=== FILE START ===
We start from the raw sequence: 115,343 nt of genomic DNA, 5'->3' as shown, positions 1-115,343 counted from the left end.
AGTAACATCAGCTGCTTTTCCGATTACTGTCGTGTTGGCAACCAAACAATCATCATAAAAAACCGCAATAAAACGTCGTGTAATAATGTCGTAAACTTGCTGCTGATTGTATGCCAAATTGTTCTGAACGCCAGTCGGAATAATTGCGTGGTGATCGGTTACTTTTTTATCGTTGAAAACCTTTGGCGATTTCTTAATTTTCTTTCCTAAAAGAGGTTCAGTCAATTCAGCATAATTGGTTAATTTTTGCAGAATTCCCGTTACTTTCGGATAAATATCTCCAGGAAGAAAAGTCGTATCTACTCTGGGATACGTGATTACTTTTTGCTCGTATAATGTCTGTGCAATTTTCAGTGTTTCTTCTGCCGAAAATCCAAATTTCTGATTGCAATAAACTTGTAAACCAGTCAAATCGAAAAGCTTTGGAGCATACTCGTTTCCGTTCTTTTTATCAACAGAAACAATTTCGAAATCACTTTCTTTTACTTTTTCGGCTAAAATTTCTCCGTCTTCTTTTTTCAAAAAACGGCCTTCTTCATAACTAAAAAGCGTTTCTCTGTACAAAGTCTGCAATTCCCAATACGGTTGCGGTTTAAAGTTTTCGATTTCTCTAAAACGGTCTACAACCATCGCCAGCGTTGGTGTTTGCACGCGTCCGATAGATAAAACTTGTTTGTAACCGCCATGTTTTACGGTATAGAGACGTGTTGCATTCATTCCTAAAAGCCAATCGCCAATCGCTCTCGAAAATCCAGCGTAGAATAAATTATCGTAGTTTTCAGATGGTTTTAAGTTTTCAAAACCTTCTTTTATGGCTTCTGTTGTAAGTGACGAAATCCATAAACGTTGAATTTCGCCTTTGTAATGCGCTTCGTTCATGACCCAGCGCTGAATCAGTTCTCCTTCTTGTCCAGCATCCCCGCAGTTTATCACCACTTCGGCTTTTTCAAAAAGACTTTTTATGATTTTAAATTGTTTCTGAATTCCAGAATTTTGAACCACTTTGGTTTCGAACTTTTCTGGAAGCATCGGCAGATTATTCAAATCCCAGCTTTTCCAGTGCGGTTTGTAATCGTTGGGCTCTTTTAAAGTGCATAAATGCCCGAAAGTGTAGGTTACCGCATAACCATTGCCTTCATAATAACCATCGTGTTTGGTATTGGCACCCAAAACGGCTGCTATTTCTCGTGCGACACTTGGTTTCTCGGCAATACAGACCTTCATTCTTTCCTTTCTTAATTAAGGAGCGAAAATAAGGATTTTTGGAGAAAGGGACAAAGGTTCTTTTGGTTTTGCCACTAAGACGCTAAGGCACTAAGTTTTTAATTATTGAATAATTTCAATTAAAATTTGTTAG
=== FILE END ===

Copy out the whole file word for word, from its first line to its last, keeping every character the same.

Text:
We start from the raw sequence: 115,343 nt of genomic DNA, 5'->3' as shown, positions 1-115,343 counted from the left end.
AGTAACATCAGCTGCTTTTCCGATTACTGTCGTGTTGGCAACCAAACAATCATCATAAAAAACCGCAATAAAACGTCGTGTAATAATGTCGTAAACTTGCTGCTGATTGTATGCCAAATTGTTCTGAACGCCAGTCGGAATAATTGCGTGGTGATCGGTTACTTTTTTATCGTTGAAAACCTTTGGCGATTTCTTAATTTTCTTTCCTAAAAGAGGTTCAGTCAATTCAGCATAATTGGTTAATTTTTGCAGAATTCCCGTTACTTTCGGATAAATATCTCCAGGAAGAAAAGTCGTATCTACTCTGGGATACGTGATTACTTTTTGCTCGTATAATGTCTGTGCAATTTTCAGTGTTTCTTCTGCCGAAAATCCAAATTTCTGATTGCAATAAACTTGTAAACCAGTCAAATCGAAAAGCTTTGGAGCATACTCGTTTCCGTTCTTTTTATCAACAGAAACAATTTCGAAATCACTTTCTTTTACTTTTTCGGCTAAAATTTCTCCGTCTTCTTTTTTCAAAAAACGGCCTTCTTCATAACTAAAAAGCGTTTCTCTGTACAAAGTCTGCAATTCCCAATACGGTTGCGGTTTAAAGTTTTCGATTTCTCTAAAACGGTCTACAACCATCGCCAGCGTTGGTGTTTGCACGCGTCCGATAGATAAAACTTGTTTGTAACCGCCATGTTTTACGGTATAGAGACGTGTTGCATTCATTCCTAAAAGCCAATCGCCAATCGCTCTCGAAAATCCAGCGTAGAATAAATTATCGTAGTTTTCAGATGGTTTTAAGTTTTCAAAACCTTCTTTTATGGCTTCTGTTGTAAGTGACGAAATCCATAAACGTTGAATTTCGCCTTTGTAATGCGCTTCGTTCATGACCCAGCGCTGAATCAGTTCTCCTTCTTGTCCAGCATCCCCGCAGTTTATCACCACTTCGGCTTTTTCAAAAAGACTTTTTATGATTTTAAATTGTTTCTGAATTCCAGAATTTTGAACCACTTTGGTTTCGAACTTTTCTGGAAGCATCGGCAGATTATTCAAATCCCAGCTTTTCCAGTGCGGTTTGTAATCGTTGGGCTCTTTTAAAGTGCATAAATGCCCGAAAGTGTAGGTTACCGCATAACCATTGCCTTCATAATAACCATCGTGTTTGGTATTGGCACCCAAAACGGCTGCTATTTCTCGTGCGACACTTGGTTTCTCGGCAATACAGACCTTCATTCTTTCCTTTCTTAATTAAGGAGCGAAAATAAGGATTTTTGGAGAAAGGGACAAAGGTTCTTTTGGTTTTGCCACTAAGACGCTAAGGCACTAAGTTTTTAATTATTGAATAATTTCAATTAAAATTTGTTAG